The Customs Union: Essential Post-Soviet Integration or Undue Risks for Security?
- By Oleg Joukov
- Jun. 15 2011 00:00
TM DEFENCE Legal Services
Supporters of the customs union keep reminding the public about the advantages of open borders, the removal of needless bureaucracy, undoubtedly following up with economic development of union members and price cuts. Obviously, they are citing the EU as an example of a successful experience. However, the more discussions draw nearer to the opening of borders, the more business feels stressed.
I want to remind you that on July 6, 2010, the international treaty between Russia, Belarus and Kazakhstan entered into force, and since then the three countries are applying the unified Customs Code of the customs union with some provisional exceptions.
Even so, in July 2010 customs regulations in respect to IPR objects hardly changed except for some procedural formalities. For example, the security of civil responsibility for damages was brought down; the term of examination of customs applications was increased, while the right to renew customs applications remained.
Nevertheless, on July 1, 2011, the customs border between Russia and Kazakhstan shall be eliminated. Analytics keep on threatening that leveling of customs duties will dramatically impact Kazakhstan's economy. Lawyers remain undecided as well.
Elimination of customs borders means also elimination of customs control. Thus, goods passed through customs clearance in Kazakhstan shall make their way into Russia unimpeded.
It is an open secret that there exists uncontrolled areas on the Kazakhstan-Kyrgyzstan border. Furthermore, there exists several (but well-known by wrongdoers) gaps in customs control on the Kyrgyzstan-China border.
I will not be reinventing the wheel by saying that most of the counterfeit goods in Russia are originally from China. It is obvious that the current amount of fake goods and the fight against it cannot be called even satisfactory. We can only suppose what we shall expect starting from July 1, when Russian customs will cease controlling goods carried from China in transit through Kazakhstan.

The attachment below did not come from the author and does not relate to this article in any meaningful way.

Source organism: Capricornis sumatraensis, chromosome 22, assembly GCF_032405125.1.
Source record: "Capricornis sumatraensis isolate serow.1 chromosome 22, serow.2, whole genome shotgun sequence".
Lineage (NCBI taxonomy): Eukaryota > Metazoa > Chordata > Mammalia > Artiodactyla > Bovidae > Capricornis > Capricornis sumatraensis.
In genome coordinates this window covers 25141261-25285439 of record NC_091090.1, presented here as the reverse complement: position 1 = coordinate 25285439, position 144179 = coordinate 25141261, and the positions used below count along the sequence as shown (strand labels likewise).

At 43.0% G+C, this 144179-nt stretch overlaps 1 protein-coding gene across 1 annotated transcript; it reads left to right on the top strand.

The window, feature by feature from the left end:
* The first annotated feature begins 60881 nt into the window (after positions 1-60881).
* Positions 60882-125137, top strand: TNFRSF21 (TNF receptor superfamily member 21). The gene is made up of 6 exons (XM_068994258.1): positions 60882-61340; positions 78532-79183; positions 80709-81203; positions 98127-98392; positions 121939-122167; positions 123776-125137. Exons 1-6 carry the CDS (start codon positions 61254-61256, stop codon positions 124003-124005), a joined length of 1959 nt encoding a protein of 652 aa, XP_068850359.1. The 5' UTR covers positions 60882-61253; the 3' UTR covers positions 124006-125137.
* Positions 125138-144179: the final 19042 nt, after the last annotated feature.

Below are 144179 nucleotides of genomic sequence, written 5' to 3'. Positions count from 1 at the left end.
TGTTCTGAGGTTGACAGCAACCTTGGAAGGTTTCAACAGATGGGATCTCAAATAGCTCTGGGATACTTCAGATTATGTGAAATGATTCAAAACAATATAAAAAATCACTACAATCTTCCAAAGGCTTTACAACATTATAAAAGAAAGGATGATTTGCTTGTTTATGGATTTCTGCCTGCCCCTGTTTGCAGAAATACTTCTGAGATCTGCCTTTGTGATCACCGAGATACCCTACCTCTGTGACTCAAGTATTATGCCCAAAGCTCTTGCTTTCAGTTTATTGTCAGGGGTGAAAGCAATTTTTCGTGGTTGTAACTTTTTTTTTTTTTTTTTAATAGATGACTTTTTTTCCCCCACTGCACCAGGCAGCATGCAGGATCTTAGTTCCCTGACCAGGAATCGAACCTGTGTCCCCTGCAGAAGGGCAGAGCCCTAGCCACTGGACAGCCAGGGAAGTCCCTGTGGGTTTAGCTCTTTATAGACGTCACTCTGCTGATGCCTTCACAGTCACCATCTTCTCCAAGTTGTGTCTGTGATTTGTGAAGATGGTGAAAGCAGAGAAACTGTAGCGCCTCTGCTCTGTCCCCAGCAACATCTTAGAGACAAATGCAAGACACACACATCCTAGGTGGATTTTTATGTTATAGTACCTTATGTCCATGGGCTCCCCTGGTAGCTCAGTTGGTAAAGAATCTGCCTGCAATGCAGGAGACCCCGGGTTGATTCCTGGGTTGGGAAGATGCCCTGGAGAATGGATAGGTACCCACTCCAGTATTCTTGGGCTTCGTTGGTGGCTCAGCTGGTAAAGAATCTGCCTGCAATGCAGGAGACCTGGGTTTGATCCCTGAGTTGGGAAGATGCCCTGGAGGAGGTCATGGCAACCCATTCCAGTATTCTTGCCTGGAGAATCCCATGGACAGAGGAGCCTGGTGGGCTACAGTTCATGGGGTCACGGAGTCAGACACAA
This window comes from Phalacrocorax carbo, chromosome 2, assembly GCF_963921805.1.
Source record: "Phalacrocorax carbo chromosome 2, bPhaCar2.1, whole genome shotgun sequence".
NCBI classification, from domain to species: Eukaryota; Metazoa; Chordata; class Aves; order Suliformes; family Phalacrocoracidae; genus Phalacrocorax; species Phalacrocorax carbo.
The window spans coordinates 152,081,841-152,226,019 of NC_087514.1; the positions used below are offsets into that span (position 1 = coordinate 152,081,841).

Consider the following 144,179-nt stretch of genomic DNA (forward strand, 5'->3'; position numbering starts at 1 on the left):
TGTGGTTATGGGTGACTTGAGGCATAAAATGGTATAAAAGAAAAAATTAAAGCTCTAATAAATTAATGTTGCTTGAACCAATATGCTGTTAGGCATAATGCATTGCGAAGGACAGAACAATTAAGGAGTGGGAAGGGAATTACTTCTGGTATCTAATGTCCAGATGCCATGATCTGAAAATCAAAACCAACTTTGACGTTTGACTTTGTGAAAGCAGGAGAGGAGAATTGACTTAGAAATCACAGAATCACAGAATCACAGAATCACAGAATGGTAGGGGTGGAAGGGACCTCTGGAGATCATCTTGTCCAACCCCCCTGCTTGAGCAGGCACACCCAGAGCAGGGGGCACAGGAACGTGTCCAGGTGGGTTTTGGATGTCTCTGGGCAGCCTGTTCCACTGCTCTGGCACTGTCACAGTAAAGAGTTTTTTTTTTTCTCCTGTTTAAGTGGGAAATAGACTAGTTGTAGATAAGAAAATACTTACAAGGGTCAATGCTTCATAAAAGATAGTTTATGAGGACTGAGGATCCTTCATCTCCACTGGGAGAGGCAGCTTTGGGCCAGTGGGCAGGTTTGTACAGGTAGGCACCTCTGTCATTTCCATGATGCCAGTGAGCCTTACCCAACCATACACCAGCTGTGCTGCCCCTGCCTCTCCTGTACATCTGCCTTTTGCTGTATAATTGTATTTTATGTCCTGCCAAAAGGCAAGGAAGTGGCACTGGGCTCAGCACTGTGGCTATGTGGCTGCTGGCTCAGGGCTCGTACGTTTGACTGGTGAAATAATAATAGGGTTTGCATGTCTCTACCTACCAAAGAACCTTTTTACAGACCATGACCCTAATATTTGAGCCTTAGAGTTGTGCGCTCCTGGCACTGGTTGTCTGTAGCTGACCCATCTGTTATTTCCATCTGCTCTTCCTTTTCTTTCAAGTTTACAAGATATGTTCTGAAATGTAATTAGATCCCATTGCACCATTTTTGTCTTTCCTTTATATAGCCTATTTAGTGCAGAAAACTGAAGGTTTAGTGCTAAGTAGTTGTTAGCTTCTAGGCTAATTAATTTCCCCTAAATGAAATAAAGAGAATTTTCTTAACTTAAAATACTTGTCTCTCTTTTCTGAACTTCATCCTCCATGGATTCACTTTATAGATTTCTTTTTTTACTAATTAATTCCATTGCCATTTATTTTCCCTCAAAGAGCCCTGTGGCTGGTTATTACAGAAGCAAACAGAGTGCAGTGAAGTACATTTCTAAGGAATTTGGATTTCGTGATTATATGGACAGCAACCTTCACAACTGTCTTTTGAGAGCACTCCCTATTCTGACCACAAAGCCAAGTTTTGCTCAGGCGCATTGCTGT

Consequently, active involvement of police forces in fighting counterfeiting becomes essential. Regular and effective collaboration of customs and police are relevant for the moment.
TM DEFENCE Legal Services assisted in establishing such collaboration this February. Thanks to joint efforts of Baltic customs officials and police and officials from the prosecutor's office, we succeeded in capturing a huge lot of fake chain saws imported from China.
Another major way of IP protection at the border is customs application to the customs register of Kazakhstan.
Apropos of the registers. The treaty on the Customs Code of the customs union provides for the unified customs register of IPR objects. But for implementing this provision all three countries shall sign and ratify an international treaty on conduct of this customs register. The only country as of now that has signed the treaty is Russia.
At the same time it shall be observed that businesspeople feel more alarmed than happy with this introduction. It is a frequent situation that the same trademark in different countries is registered in favor of different rights holders. We do not have any legislative means yet to resolve this kind of problem.
It seems to be even worse, if in various countries confusingly similar trademarks are registered, granted for protection and included in the customs registers. As of now we do not have any intelligible response how these misconceptions shall be settled.
In this ambiguous situation we recommend our clients submit customs applications to all customs registers of all three countries. It means that the trademark shall be granted either for international protection with extension to Russia, Belarus and Kazakhstan or for national protection in each country. When the unified customs register starts working, customs applications that deal with this issue shall be submitted as well.